We keep breakfasts simple — eggs, fruit, homemade muffins. Lunches tend to be leftovers, or sandwiches (usually egg or PB&J), or a giant salad (my preferred lunch).

Saturday: Chicken Yakisoba for our traditional take-out, fake-out Saturday. RECIPE BELOW!

Sunday: Keeping it simple with BLT’s.

Monday: Ham and Cheese on rolls, parmesan broccoli

Tuesday: Chile Relleno Casserole and cucumber salad

Wednesday: Chicken cordon bleu bread, roasted broccoli

Thursday: Bacon Ranch Pasta, honey carrots

Friday: BBQ pinwheels and coleslaw.

Frugal Yakisoba

Quick Yakisoba


  • 2 packages ramen noodles
  • Cubed cooked meat of choice (or no meat!)
  • 1 to 2 cups chopped vegetables of choice
  • 1/4 cup chicken broth
  • 1/4 cup soy sauce
  • 2 tablespoons ketchup
  • 1 tablespoon Sriracha sauce
  • 1/4 teaspoon red pepper flakes
  • 2 cloves crushed garlic
  • 2 tablespoons white sugar
  • 1 tablespoon cornstarch


  1. Cook and drain the noodles according to package instructions. Discard the yucky flavor pack.
  2. Heat 1 tablespoon of oil in a wok or large frying pan over high heat. Saute the vegetables in the oil until they just become tender. Begin with slow-cooking veg, like carrots, and add quick cooking vegetables, like mushrooms, near the end.
  3. Stir in the meat, if you are using it. Stirring in a couple of eggs and scrambling with the veg is another way to add protein and flavor.
  4. Stir in the cooked noodles and the sauce. Heat for about 2 minutes, or until the sauce begins to thicken.
  5. Enjoy!
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Frugal Wins This Week

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Handmade CardsThis week I:

  • Was given several large bunches of basil which I turned into pesto and froze for later use.
  • Made a card for a friend using supplies I had on hand.
  • Finished knitting six more squares for the boys’ Lego blankets.
  • Used a 50% off coupon I found in the parking lot (!) to buy the last skein of yarn I needed for said blankets.
  • Taught myself how to crochet the knitted squares together using free YouTube videos.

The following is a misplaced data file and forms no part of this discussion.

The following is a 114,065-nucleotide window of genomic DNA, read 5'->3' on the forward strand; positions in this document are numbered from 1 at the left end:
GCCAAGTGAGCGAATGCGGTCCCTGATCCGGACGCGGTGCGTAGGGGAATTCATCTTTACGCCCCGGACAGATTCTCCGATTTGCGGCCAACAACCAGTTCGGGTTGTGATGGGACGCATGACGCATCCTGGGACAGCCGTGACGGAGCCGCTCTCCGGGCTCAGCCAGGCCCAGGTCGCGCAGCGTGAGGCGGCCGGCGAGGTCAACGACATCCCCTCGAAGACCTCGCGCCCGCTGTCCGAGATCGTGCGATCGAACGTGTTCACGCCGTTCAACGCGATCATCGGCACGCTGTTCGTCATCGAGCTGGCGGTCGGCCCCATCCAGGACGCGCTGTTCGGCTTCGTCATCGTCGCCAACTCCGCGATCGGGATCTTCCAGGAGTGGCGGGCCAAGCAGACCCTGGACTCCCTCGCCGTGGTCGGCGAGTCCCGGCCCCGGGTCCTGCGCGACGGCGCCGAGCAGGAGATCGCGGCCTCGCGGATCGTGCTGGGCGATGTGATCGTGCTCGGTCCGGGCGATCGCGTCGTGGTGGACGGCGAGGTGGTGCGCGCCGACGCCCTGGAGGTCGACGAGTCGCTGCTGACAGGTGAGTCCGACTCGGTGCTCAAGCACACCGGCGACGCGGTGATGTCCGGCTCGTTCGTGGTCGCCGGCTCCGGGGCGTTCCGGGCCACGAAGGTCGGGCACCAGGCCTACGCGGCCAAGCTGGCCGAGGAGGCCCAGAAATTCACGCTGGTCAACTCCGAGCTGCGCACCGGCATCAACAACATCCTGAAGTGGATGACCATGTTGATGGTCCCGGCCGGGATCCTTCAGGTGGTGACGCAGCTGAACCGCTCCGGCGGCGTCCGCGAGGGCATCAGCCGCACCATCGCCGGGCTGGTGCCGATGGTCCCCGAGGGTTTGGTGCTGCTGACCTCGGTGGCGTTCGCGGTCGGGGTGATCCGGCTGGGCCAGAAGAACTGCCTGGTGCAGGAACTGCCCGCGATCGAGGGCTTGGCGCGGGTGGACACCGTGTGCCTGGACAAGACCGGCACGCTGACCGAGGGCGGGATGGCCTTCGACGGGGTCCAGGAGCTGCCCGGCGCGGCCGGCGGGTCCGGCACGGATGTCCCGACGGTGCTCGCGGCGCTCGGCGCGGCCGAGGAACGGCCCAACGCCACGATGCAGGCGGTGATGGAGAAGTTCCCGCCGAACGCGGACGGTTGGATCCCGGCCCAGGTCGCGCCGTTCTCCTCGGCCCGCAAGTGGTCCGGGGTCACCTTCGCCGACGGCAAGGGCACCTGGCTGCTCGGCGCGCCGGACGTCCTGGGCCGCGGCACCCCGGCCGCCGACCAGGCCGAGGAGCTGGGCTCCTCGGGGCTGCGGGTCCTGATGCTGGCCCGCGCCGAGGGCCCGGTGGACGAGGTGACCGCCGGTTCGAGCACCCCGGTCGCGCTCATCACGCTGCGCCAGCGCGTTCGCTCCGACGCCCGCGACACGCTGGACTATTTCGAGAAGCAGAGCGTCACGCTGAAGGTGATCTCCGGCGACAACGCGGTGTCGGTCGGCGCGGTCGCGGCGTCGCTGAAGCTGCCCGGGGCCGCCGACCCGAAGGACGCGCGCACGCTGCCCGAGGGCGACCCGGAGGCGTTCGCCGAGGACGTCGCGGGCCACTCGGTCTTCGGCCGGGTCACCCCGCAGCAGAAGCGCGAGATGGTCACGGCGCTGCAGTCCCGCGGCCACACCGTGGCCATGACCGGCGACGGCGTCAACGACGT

• Purchased three books we need for the upcoming school year for .25 cents each at the thrift store: “A Midsummer’s Night Dream,” “Fahrenheit 451,” and the “Outsiders.”
  • Mended two pairs of shorts.
  • Used a $5 of $20 coupon to purchase a month’s worth of cheese.
  • Gave Brandon a haircut at home.
  • Froze a bunch of blackening bananas for smoothies later.
  • Harvested and dried herbs from the garden.
  • Made all of our meals from scratch using lowcost but wholesome ingredients.
  • Enjoyed a free lecture with Aioden’s astronomy club.

What were your frugal wins this week?

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Productivity Series: Weekly Prep Night

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If I was Superwoman, my house would always be spotless, laundry would be done in the blink of an eye, and I would never get behind on anything. Well, superwoman I ain’t, but I do have a Super Secret Trick for getting more done and experiencing less stress during the week.

Weekly Planning Method
Random beach picture my son took. Why? Because I can!

This trick doesn’t come without effort, though. For it to succeed, you must dedicate a couple of hours once a week to it. What is the trick? I call it weekly prep night.

Our weekly prep night occurs on Sunday afternoon/evening, because that is the one night every week where I can pretty much guarantee nothing else is going on. Over the course of two to three hours we get everything done that we can in advance so we aren’t rushing throughout the week.